This is the only board of the mATX format on this chipset. The blue box offers you a great deal of accessories: a detailed user's manual, ATA66/100 and FDD cables, a bracket with a serial port and two USB ones, a mount for a cooler, 2 C-RIMMs, chassis for mounting the board in a usual case and a CD.
This CD contains a traditional set of programs: drivers for the board, Adobe Acrobat Reader 4.05, PC-Cillin 2000 v. 7.0 from Trend Micro, Power Player SE 5.0, PowerDVD Trial 3.0, VideoLive Mail 4.0 from CyberLink, 3Deep for adjusting the color balance and ASUS's own programs - screensaver, ASUS Update and ASUS PCProbe.
There are several interesting points to be mentioned here. First of all, there is space for the IEEE1394 controller, that is why the second parallel port is taken out of its usual place and is mounted on the rear panel - there must have been IEEE1394 connector. Besides, there is space for a network adapter.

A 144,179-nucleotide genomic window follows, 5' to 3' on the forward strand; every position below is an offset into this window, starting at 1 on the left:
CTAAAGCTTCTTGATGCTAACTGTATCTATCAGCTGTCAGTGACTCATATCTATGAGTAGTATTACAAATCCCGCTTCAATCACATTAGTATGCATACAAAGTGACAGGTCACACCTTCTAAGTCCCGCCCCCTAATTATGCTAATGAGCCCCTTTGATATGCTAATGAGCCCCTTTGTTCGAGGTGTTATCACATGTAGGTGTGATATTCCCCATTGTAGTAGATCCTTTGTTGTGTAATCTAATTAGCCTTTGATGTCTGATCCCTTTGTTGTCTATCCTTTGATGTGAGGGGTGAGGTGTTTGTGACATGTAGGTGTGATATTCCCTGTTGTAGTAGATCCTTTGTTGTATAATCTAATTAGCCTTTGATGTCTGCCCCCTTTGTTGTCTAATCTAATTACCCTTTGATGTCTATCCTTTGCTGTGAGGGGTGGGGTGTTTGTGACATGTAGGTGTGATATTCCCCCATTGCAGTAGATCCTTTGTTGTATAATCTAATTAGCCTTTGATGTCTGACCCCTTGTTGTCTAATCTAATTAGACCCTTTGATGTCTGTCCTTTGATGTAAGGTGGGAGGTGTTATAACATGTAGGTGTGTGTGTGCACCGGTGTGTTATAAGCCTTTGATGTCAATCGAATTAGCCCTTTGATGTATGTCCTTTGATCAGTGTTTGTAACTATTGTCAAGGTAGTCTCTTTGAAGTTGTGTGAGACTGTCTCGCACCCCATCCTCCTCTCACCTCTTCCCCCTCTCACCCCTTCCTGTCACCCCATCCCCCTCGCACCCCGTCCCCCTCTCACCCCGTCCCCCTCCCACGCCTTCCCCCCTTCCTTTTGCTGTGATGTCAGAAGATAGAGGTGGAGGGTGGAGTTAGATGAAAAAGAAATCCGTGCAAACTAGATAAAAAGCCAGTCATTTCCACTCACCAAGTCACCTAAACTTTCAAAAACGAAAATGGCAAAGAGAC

On the whole, the board might make difficulties in the course of assembling: it won't be easy to install the memory if a video card is already inserted into the AGP slot. Audio-ins are located in front of the PCI slots but you should account for the format. The feed circuits contain 7 1500uF and 4 1200uF capacitors. Audio connectors are non-standard, that is why you will have to look for a cable for a CD-ROM drive, for example. All settings are hidden in the BIOS - on the board you will find only one jumper for clearing the CMOS.
The BIOS is based on the v. Medallion 6.00 from Award and contains a number of settings which are very common among boards. Here you can, for example, choose a memory frequency and a CPU multiplier.
This production sample was packed in a usual dark box. Inside there are such accessories as a user's manual, ATA66/100 and FDD cables, a bracket with a Game-port, a bracket for the rear computer panel, 2 C-RIMMs, an additional thermistor and a CD with software.